Roadmap for claiming GST input tax credits
GST registered businesses can claim GST input tax credits in respect of the GST component included in the price of goods or services purchased for use in the business. The businesses must have received a valid tax invoice (for purchases of more than $82.50) from the supplier.
GST input tax credits can be claimed up to 4 years from the due date of the activity statement in which these input tax credits could have been claimed for the first time.
Furthermore, remember that GST input tax credits cannot be claimed:
- when purchasing GST-free items (e.g. fresh food and medicine);
- on purchases that were used for private purposes (in such a case, apportion the GST credit between business and non-business use); nor
- in excess of the car limit when purchasing motor vehicles for the business (because the car limit is $57,581 for 2018 and 2019, a maximum of $5,234 can be claimed as input tax credits).
Please note that the ATO has a special team investigating the claiming of GST input tax credits. The ATO is alert to GST input tax claims that are unusual compared to claims in previous BASs. Further, the ATO places the onus on the business claiming the GST credits to have valid tax invoices; this may seem counter-intuitive given that one could reasonably assume that the supplier should ensure that their tax invoices comply with the law. However, the ATO has disallowed claims for GST input tax credits until the recipient has obtained a valid tax invoice from the supplier.
Remember to account for trading stock you use for private purposes
Proprietors of businesses that have trading stock must account for trading stock that is consumed or taken for personal use. For example, the proprietor of a supermarket may take food from the supermarket’s shelves for consumption at home. The market value of the removed trading stock must be included in the assessable income of the entity that is operating the supermarket.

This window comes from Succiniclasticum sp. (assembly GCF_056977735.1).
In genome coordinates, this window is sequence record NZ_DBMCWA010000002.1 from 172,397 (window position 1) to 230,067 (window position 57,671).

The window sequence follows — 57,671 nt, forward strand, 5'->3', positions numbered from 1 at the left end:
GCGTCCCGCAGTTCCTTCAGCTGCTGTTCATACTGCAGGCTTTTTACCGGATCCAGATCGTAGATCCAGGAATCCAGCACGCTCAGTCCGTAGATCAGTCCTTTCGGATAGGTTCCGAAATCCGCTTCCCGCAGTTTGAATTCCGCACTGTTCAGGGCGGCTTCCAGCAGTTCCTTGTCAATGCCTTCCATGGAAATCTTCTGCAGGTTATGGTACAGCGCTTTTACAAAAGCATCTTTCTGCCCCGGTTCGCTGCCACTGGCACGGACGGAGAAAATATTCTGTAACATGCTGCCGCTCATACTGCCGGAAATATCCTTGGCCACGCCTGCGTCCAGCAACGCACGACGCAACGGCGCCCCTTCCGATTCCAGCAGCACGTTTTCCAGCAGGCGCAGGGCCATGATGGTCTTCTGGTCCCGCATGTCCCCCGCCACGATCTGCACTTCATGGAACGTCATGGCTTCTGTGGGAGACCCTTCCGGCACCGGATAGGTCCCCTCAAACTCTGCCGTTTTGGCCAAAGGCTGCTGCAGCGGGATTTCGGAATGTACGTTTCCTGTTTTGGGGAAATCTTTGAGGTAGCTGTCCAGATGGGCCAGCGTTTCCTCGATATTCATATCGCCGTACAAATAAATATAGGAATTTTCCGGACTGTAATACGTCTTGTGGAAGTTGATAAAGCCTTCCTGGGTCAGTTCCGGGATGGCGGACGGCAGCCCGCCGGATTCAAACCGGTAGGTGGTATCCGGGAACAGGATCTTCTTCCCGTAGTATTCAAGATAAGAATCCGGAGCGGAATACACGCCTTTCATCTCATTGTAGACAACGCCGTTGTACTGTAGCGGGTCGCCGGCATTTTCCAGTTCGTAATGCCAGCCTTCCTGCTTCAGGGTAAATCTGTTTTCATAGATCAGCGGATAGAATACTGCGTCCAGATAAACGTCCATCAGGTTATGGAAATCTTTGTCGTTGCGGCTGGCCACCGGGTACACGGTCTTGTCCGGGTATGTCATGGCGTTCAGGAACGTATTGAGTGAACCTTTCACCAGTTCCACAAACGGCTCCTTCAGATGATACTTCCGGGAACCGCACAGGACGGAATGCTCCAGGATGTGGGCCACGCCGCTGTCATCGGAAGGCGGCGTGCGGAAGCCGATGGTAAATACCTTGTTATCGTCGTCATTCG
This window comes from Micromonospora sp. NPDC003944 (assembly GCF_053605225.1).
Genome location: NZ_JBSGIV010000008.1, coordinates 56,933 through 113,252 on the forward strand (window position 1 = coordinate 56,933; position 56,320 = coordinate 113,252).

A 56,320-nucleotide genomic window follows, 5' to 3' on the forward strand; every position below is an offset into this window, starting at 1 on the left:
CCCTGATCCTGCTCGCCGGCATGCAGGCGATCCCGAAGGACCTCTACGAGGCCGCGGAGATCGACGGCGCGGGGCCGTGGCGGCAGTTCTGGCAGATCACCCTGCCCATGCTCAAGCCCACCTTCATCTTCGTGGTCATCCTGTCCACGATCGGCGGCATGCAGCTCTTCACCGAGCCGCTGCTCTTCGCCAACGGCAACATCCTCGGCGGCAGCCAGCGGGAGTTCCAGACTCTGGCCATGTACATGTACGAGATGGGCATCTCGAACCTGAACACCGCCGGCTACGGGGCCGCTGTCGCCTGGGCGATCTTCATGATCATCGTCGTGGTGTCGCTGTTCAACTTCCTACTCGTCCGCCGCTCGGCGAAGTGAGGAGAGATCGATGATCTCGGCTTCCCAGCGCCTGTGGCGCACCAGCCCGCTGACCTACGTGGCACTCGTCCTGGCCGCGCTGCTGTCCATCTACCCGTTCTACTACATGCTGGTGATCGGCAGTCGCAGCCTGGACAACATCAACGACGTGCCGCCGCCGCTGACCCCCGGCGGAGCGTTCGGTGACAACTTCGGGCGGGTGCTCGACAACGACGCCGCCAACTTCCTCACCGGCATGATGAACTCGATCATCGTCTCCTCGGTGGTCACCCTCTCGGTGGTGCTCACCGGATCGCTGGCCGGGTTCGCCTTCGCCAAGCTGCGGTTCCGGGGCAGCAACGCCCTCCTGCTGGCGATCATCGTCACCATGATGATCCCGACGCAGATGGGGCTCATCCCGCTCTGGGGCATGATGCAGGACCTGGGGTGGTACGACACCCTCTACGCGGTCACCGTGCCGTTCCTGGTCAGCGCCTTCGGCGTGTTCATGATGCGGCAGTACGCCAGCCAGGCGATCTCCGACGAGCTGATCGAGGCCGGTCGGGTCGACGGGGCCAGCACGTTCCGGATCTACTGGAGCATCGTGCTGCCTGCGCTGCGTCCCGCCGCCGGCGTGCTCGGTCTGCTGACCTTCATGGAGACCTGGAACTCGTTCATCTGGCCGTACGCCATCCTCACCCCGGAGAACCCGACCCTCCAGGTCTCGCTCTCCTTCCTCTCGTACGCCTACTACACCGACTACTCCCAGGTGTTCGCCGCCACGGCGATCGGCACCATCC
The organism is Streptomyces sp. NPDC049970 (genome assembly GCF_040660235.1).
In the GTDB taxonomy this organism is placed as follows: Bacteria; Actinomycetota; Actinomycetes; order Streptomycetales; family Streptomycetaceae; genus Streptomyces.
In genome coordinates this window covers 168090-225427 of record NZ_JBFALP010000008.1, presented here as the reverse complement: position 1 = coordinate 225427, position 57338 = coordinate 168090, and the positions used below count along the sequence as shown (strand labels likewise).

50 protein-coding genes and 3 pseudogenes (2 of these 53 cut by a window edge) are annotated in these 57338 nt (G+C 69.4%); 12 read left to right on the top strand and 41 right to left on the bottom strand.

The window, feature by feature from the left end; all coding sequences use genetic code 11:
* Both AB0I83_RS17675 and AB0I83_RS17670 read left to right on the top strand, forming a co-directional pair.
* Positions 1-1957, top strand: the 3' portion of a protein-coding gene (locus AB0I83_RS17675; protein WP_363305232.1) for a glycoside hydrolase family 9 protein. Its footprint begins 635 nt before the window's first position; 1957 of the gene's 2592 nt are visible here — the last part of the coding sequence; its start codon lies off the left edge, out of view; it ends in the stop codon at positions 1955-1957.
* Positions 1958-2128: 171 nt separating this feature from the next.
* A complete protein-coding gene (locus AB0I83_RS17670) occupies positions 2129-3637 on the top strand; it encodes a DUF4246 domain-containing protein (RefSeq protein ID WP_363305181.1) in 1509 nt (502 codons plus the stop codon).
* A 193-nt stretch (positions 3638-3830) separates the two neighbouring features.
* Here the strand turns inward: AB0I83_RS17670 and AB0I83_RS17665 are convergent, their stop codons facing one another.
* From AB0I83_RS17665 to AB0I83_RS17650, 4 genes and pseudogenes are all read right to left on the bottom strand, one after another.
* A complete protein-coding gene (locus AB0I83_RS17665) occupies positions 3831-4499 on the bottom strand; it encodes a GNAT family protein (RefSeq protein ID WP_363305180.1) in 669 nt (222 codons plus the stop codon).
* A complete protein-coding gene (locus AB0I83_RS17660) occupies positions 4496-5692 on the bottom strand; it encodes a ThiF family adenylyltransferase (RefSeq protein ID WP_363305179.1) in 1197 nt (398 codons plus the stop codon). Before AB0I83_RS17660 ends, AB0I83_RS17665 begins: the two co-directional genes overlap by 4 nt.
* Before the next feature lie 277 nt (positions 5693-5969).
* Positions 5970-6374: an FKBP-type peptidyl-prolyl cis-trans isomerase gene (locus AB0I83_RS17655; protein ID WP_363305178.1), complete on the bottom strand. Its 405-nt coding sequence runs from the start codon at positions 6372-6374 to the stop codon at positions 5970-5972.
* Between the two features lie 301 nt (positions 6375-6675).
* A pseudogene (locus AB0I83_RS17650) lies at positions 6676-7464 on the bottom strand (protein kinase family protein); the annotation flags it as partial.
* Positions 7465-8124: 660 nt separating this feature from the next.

Because keeping track of the value of trading stock used for private purposes over the course of the year may be difficult, the ATO publishes industry–specific guidelines each year that sets out what is regarded as a reasonable estimate of the value of such “withdrawals” from trading stock in that particular year.
Please contact us if you have a business from which trading stock is removed for private purposes (e.g. such as a bakery, butcher, restaurant, caterer, delicatessen, greengrocer, takeaway food shop or convenience store) to ensure that private consumption of trading stock items is correctly recorded on relevant tax returns.
More tax information on cryptocurrencies
As mentioned in previous top tax tips, cryptocurrencies held as investments will be treated as CGT assets (as opposed to money or currency) and any gain on disposal will be taxed under the concessionary CGT regime (i.e. qualify for the 50% CGT discount if the cryptocurrency has been held for 12 months or more).
However, on the disposal of cryptocurrencies that are personal use assets (e.g. if use of cryptocurrencies is mainly to purchase items for personal use or consumption):
- Capital gains will only be recognised if the cryptocurrency was originally acquired for $10,000 or more; and
- Capital losses will be disregarded
Cryptocurrencies acquired in a profit-making scheme or in the course of carrying on a business will be treated as trading stock (i.e. if the value of the closing stock at the end of the year is more than the opening stock at the beginning of the year, the difference must be included in assessable income).